I returned to my room around 2pm in order to find a food tray waiting for me. It was the first food I had had since lunch on Friday. That 2 hour old spaghetti was some of the best tasting food I had ever had.
I asked Karen to tell folks not to visit me in the hospital. I was feeling miserable, could not shave and had not bathed. I just did not feel like entertaining. Karen came by later on and we, along with my IV pump, went for a walk. It turned out to be old home night on 5 East at Riverside – we bumped into a co-workers wife who was a nurse on the floor and the doctor that delivered Christopher.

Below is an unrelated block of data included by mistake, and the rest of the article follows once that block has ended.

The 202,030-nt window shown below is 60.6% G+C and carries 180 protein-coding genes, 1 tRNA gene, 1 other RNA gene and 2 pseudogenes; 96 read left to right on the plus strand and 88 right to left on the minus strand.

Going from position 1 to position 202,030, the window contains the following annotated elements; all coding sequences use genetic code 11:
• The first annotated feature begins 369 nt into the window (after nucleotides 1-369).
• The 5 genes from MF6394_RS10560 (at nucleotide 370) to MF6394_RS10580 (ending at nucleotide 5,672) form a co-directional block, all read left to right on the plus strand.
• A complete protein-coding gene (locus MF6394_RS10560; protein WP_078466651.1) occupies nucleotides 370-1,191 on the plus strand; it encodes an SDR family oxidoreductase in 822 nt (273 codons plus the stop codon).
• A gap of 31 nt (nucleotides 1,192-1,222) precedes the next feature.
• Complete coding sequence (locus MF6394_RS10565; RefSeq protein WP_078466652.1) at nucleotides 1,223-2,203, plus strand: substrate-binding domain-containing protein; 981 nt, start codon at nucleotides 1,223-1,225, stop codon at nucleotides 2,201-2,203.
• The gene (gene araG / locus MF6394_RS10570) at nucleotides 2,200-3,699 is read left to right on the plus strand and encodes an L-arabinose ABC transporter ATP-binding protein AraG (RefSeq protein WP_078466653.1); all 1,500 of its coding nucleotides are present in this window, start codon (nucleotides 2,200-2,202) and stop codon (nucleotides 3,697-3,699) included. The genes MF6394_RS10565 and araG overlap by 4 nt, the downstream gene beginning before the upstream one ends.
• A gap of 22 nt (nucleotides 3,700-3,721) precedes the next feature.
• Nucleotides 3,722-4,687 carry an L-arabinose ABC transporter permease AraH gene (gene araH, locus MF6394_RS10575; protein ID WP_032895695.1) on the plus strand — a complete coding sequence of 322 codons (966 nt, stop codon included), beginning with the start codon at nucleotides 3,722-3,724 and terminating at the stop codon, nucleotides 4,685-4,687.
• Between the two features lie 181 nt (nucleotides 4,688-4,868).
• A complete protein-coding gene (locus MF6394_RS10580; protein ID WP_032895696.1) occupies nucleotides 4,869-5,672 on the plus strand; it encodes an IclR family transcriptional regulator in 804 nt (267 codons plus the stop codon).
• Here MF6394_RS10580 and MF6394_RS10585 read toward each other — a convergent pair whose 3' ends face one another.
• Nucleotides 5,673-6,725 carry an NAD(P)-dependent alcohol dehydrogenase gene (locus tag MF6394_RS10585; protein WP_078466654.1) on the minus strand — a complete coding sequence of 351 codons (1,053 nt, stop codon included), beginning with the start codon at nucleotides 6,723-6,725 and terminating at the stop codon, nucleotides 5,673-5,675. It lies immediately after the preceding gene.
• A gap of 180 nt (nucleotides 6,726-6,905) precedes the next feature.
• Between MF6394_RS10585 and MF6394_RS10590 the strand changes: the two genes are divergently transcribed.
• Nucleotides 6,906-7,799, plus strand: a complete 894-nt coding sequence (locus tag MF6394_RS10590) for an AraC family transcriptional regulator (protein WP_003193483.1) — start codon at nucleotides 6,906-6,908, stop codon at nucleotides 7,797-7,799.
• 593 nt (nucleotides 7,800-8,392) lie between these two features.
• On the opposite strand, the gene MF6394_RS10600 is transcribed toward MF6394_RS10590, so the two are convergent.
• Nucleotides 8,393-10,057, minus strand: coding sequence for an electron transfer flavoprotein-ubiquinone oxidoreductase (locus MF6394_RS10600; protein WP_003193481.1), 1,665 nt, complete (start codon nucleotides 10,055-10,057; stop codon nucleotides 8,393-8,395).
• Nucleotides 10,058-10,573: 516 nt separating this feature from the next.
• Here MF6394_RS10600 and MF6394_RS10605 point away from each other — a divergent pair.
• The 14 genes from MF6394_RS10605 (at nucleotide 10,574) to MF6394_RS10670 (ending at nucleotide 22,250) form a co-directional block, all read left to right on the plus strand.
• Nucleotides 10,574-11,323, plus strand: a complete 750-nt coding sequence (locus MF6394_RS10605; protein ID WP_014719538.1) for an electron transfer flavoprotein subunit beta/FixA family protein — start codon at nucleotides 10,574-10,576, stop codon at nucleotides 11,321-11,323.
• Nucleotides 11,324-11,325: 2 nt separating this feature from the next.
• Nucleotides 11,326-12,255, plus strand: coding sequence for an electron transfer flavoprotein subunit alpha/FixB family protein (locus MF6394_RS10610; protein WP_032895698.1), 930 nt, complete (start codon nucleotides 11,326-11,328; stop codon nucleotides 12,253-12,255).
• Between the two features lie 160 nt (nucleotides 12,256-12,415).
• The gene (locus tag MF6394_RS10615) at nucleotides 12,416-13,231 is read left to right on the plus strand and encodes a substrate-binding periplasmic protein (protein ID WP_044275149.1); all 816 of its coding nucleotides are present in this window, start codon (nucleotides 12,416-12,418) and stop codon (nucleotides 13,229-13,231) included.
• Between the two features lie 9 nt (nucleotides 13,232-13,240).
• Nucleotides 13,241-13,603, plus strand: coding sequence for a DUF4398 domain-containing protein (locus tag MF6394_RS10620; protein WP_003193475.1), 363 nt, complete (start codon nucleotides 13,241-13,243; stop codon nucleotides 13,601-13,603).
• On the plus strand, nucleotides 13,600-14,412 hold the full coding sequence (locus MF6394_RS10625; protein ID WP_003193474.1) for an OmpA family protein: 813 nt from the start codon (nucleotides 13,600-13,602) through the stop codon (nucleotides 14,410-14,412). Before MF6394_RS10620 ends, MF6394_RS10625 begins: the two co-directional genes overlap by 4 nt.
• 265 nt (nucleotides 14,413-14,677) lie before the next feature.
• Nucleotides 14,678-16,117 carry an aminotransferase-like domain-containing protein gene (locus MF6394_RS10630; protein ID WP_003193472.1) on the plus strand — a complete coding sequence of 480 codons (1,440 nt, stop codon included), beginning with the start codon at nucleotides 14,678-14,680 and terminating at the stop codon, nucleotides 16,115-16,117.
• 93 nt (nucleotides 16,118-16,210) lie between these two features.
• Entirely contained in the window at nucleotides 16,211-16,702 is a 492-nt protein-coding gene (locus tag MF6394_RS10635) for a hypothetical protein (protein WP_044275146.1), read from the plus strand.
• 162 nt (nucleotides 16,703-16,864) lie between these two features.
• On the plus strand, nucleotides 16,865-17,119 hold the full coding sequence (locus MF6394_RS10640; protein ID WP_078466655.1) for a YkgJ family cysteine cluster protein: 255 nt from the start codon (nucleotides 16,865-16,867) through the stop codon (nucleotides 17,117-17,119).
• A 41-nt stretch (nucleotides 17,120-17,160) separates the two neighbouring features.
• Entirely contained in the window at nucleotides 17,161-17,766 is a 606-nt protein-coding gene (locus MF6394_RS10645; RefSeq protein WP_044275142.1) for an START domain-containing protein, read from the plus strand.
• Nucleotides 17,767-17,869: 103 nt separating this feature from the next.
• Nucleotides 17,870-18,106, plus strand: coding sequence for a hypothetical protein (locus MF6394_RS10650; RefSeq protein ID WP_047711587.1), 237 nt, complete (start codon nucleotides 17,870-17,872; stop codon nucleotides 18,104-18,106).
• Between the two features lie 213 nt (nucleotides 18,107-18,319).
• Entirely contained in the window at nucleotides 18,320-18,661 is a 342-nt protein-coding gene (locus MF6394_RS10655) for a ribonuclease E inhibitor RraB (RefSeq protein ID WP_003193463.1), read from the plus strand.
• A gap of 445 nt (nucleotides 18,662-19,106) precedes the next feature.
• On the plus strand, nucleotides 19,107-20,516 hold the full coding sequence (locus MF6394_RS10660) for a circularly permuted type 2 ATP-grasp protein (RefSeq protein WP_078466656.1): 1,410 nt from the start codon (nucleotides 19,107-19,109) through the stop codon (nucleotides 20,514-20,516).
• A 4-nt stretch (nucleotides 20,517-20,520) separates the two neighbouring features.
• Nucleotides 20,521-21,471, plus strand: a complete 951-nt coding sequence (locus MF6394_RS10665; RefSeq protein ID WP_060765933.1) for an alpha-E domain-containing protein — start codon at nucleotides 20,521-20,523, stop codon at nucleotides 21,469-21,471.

After thinking about my roommates, I formulated this theory that my experiences may be building to a crescendo and wondered what would be next – I was not to be disappointed. Around 4pm they brought me my final roomie. This gentleman was being prepped for cancer surgery the next morning. He was an elderly man, weighing 110 pounds dripping wet, who on a good day seemed to suffer from dementia. He went to sleep around 6pm and I was optimistic that it would not be bad. The nursing staff came by around 10pm to administer meds – I got my antibiotics\pepcid mix and they woke my roommate up to give him a sleeping pill and a laxative. Now I admit that I am no medical professional (worse I am an engineer) but there were two things I did not understand: Why you would wake someone up and give him a sleeping pill?; What medical condition would require a combination of both a sleeping pill and a laxative? I had a bad feeling that no good could come from this.